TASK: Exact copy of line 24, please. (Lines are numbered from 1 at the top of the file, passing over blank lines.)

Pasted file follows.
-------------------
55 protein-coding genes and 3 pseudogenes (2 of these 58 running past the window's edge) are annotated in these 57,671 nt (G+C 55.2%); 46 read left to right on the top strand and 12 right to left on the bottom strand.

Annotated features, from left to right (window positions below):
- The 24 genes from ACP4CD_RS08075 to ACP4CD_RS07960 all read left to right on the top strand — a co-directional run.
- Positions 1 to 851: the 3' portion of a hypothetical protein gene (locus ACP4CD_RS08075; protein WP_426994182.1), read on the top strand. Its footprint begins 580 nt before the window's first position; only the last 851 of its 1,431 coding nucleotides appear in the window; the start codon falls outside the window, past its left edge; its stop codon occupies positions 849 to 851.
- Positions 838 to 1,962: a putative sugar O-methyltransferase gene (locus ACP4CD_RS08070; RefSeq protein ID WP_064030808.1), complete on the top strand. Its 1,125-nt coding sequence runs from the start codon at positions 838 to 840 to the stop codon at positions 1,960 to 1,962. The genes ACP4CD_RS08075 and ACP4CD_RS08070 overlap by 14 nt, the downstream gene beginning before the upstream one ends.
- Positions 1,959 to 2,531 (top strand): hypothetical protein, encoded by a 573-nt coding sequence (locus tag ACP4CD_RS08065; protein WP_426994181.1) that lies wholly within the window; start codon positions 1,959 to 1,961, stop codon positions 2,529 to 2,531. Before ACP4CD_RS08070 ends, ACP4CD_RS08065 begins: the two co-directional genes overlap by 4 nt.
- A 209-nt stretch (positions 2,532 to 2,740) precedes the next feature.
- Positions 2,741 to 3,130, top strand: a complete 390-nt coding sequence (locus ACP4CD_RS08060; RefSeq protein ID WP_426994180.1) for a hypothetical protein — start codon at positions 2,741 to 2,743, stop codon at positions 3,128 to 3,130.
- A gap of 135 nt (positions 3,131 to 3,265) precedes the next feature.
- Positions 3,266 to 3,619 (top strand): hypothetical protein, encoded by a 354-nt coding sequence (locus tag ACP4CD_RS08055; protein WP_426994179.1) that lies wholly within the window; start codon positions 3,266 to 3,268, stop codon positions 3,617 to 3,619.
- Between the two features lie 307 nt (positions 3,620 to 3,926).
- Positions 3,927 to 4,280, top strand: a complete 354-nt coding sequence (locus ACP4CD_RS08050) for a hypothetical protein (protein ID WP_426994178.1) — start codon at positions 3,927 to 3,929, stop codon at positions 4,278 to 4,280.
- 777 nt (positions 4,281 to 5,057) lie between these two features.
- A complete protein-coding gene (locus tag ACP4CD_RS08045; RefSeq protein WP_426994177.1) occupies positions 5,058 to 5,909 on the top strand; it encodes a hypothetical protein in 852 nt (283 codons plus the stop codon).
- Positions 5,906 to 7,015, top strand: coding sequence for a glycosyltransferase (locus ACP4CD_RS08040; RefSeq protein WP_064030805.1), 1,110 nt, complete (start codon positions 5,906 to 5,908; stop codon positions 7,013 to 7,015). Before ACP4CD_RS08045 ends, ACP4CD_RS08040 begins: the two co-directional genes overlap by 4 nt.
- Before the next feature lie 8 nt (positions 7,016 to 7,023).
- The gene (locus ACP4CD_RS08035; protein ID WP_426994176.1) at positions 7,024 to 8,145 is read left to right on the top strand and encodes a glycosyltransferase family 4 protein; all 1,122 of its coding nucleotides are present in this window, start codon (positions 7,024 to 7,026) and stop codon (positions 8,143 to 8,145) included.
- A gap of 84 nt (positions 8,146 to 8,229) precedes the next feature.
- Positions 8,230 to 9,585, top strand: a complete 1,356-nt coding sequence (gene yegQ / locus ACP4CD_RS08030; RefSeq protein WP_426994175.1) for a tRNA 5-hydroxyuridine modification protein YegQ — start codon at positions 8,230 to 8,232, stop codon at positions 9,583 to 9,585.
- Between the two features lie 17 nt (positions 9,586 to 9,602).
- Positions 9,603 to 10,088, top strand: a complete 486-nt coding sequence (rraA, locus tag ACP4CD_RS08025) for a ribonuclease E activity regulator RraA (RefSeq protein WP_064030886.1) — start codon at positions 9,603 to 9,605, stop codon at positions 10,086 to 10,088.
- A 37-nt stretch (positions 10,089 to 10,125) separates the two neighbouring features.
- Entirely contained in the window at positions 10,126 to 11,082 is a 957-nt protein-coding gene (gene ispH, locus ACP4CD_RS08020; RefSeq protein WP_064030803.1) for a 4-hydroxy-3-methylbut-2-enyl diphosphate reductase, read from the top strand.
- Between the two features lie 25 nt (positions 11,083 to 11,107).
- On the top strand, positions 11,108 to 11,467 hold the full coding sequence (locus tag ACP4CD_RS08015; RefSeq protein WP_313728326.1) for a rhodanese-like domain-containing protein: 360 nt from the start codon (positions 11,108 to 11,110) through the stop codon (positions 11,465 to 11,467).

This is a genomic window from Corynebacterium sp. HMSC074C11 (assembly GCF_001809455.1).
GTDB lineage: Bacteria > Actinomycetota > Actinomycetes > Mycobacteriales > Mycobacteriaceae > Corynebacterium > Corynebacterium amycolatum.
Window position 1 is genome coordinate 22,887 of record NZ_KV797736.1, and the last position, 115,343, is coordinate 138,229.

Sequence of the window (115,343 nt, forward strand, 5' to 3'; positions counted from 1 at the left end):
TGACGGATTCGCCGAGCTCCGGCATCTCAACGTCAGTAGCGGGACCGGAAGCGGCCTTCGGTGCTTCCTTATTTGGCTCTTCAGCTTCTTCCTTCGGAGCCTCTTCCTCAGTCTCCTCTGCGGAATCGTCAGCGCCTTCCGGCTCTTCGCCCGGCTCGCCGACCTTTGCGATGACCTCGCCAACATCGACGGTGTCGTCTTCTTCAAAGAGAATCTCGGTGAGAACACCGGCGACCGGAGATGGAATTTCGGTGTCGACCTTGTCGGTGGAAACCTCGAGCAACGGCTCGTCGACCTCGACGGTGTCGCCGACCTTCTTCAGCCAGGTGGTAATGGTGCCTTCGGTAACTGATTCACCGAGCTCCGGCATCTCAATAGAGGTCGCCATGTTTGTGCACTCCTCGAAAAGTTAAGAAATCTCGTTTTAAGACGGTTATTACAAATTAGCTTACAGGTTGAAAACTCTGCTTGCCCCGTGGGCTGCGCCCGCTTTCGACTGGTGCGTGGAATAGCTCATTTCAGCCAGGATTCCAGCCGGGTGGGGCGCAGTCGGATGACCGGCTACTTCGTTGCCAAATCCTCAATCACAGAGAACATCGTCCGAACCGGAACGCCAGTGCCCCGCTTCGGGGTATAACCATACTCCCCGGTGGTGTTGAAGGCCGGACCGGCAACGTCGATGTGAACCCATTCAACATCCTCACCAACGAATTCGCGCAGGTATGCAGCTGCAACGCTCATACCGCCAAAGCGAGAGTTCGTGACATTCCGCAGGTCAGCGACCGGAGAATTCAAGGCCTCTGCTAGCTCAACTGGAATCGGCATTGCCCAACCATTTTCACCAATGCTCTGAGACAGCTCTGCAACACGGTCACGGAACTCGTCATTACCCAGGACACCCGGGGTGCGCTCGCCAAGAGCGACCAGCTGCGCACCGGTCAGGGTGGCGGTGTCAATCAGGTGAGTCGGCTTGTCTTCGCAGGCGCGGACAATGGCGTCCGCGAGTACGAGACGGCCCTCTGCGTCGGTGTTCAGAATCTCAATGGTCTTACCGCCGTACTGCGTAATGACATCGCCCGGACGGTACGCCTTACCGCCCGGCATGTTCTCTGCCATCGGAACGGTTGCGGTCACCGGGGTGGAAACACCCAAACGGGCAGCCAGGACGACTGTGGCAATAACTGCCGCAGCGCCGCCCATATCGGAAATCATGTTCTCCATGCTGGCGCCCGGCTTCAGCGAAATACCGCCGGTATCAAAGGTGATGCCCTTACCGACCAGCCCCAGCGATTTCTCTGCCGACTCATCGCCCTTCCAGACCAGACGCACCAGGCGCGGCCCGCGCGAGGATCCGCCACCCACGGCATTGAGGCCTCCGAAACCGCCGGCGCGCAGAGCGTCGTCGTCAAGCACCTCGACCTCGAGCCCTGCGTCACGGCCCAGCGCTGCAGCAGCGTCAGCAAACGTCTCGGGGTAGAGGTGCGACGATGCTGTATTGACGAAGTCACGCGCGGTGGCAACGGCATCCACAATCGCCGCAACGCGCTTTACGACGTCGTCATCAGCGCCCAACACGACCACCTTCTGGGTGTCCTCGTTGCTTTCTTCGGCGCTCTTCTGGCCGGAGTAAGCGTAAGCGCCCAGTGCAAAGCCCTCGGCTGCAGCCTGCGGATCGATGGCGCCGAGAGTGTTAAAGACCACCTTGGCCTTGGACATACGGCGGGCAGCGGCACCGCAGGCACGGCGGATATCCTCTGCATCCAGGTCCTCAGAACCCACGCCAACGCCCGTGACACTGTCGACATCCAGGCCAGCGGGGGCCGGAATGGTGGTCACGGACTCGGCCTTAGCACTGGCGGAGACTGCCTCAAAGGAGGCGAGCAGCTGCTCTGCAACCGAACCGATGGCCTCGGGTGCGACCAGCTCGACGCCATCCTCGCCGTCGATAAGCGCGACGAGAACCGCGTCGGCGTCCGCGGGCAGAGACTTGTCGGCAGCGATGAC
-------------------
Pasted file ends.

- Between the two features lie 25 nt (positions 11,083 to 11,107).